Contingent Fee Awards—A Different Approach


For many years there have been disputes between taxpayers and the IRS concerning the taxable amount of court awards or settlements taxpayers receive from wrongful termination claims under a contingent fee arrangement. Some courts have held the gross amount of the award represents income to the taxpayer and the amount paid to the attorneys represents a deduction. Unfortunately for taxpayers the law treats the deduction as a miscellaneous itemized deduction subject to the 2% of AGI floor. In addition, due to the large dollar amounts involved, a transaction sometimes triggers the alternative minimum tax (AMT) since miscellaneous itemized deductions are not allowed when calculating AMT.

Other courts have permitted a more favorable outcome, allowing taxpayers to include in gross income only the net amount they received after deducting attorney’s fees. In either situation the nature of the attorney’s legal interest under applicable state law usually has been the determining factor. For example, based on state law the Ninth Circuit Court of Appeals has required the gross approach for California and Alaska taxpayers but allowed the net approach for an Oregon taxpayer (see Coady v. Commissioner, 2000-1 USTC 50,528; Benci-Woodward v. Commissioner, 2000-2 USTC 50,595; and Banaitis v. Commissioner, 2003-2 USTC 50,638).

Frank Biehl was an employee, officer, shareholder and director of North Coast Medical Inc. (NCM) in California. NCM terminated Biehl’s employment. Subsequently, he filed a wrongful termination suit against the company. After a jury gave Biehl a favorable verdict, the two parties reached a settlement. The agreement required NCM to pay him $799,000 in settlement of his employment-related claims and to make a direct payment of $401,000 to Biehl’s attorneys for their fees under a contingent fee agreement.

The taxpayer included only the $799,000 as gross income on his federal income tax return. The IRS disagreed. Biehl petitioned the Tax Court for relief. Since the Ninth Circuit had previously ruled California law required the gross approach, the taxpayer argued the $401,000 NCM paid to the attorneys represented a reimbursed employee business expense under an accountable plan. Biehl’s argument was based on (1) the presence of a shareholder agreement which required the losing party to pay the attorney’s fees of the prevailing party in any suit due to a breach of the agreement and (2) the fact the lawsuit arose out of the taxpayer’s former employment. Under this theory the $401,000 would have represented gross income; however, the amount paid to the attorneys would have been an above-the-line deduction. Thus the two sums would have offset each other, producing the same result as the net approach in which the taxpayer included only $799,000 in his gross income. The Tax Court rejected these arguments stating wrongful termination suits were not mentioned in the shareholder agreement and settlement of the suit did not satisfy the business connection test required for accountable plans. Biehl appealed to the Ninth Circuit.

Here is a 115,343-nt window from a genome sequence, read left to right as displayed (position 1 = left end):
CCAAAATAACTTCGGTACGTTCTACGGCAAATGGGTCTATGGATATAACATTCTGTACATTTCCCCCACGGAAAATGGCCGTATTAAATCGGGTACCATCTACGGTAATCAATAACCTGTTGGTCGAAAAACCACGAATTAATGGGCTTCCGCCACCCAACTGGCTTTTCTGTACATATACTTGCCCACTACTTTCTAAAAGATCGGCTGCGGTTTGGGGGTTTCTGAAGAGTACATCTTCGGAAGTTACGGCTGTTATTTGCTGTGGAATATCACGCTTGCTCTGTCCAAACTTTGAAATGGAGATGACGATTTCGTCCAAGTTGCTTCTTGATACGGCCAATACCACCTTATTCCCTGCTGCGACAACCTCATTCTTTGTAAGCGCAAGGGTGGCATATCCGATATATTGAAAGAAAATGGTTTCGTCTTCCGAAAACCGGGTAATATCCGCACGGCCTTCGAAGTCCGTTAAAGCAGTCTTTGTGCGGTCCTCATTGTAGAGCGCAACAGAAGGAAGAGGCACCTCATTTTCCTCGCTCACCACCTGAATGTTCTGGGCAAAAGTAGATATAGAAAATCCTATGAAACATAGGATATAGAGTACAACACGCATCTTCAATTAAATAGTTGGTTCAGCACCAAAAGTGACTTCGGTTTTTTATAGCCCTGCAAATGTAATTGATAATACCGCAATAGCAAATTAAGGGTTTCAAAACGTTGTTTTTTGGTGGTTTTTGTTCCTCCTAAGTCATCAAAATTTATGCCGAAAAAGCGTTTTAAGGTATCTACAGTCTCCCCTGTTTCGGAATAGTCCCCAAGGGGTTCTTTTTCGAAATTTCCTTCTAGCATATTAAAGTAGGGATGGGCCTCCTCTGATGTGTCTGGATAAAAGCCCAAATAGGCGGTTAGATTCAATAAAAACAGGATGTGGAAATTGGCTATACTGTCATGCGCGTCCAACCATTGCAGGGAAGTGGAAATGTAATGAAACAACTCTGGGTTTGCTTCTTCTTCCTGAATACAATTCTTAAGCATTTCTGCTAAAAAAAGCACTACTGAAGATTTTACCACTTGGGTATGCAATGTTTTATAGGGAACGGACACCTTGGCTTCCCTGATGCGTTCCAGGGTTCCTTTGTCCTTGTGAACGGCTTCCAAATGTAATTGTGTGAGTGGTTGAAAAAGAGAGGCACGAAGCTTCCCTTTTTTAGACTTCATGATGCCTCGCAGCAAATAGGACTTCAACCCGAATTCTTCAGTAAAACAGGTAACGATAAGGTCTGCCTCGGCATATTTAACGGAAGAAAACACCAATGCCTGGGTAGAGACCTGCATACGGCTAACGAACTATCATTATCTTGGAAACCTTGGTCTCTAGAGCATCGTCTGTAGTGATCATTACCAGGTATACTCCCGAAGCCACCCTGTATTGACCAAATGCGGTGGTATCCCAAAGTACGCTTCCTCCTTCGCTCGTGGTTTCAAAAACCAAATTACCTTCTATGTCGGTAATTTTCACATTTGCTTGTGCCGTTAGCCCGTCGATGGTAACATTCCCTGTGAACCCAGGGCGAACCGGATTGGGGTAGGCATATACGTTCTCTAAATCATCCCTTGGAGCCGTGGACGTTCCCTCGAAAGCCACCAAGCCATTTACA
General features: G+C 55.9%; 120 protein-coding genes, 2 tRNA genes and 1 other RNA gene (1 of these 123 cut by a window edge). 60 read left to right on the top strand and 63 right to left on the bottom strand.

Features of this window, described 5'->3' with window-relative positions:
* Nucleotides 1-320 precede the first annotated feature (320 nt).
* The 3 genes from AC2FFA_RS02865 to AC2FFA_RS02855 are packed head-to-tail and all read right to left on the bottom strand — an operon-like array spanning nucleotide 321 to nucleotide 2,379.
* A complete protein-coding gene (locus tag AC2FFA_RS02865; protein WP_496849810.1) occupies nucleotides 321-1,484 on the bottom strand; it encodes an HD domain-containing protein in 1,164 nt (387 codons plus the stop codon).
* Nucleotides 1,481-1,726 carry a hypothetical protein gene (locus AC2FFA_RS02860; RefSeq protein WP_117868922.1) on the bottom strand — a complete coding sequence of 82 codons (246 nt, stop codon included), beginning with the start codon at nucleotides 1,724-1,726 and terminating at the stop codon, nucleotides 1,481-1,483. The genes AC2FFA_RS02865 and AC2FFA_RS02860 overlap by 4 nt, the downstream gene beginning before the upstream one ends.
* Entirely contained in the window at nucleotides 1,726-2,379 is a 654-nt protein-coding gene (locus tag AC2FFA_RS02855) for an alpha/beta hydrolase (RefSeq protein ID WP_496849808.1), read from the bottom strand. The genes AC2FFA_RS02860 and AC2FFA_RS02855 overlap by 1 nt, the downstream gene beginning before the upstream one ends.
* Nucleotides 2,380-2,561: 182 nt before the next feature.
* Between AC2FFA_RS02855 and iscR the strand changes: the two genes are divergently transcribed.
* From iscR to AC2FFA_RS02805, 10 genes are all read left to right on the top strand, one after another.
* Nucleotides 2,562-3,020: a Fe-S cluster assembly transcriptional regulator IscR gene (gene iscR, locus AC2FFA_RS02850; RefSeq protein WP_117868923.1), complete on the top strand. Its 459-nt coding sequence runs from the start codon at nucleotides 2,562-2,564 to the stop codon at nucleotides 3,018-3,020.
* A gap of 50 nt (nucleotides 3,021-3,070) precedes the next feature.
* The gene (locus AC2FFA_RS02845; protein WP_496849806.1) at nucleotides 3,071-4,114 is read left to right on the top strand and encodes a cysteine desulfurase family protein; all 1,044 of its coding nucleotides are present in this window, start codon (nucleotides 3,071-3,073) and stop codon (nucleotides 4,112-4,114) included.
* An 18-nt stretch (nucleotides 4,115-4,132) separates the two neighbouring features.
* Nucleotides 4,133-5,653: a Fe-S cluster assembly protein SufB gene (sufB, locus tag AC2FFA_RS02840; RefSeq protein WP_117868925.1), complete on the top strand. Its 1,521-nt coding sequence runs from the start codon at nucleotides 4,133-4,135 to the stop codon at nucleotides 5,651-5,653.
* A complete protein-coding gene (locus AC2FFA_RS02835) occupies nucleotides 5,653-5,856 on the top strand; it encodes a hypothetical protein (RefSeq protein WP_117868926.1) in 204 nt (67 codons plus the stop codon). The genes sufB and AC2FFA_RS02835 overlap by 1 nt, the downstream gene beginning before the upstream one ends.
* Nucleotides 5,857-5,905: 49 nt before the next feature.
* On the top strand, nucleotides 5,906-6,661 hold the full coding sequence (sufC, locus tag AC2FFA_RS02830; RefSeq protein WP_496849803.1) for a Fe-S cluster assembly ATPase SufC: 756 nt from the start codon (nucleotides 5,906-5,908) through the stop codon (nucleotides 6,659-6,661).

Result. For the IRS. The Ninth Circuit agreed with the Tax Court that an expenditure represents a reimbursed employee business expense only if it first qualifies as a trade or business expense under IRC section 162. If it satisfies that test, section 162(a)(2)(A) requires the taxpayer to meet the business connection, substantiation and “return of excess amounts” tests. The Ninth Circuit agreed with the Tax Court that the amount paid to the attorneys was a deductible business expense since the expenditure had its origins in the taxpayer’s trade or business of being an employee. The Ninth Circuit also agreed with the Tax Court that Biehl did not satisfy the business connection test. The court said to satisfy that test the expenditure must have been incurred by the taxpayer in the performance of services as an employee. It was clear Congress intended the above-the-line tax deduction to be available only when there was a current employer-employee relationship. Also, the employee must incur the expenditure on the employer’s behalf, which implies a beneficial relationship between the expenditure and the employer. Since Biehl’s employment had ended long before he incurred the legal fees, the expenditure could not satisfy the business connection test even though it had originated from his employment. Because the expense failed this test, the taxpayer was not eligible for above-the-line treatment.

Frank Biehl v. Commissioner, 2004-1 USTC 50,109.

Prepared by Charles J. Reichert, CPA, CIA, professor of accounting at the University of Wisconsin, Superior.


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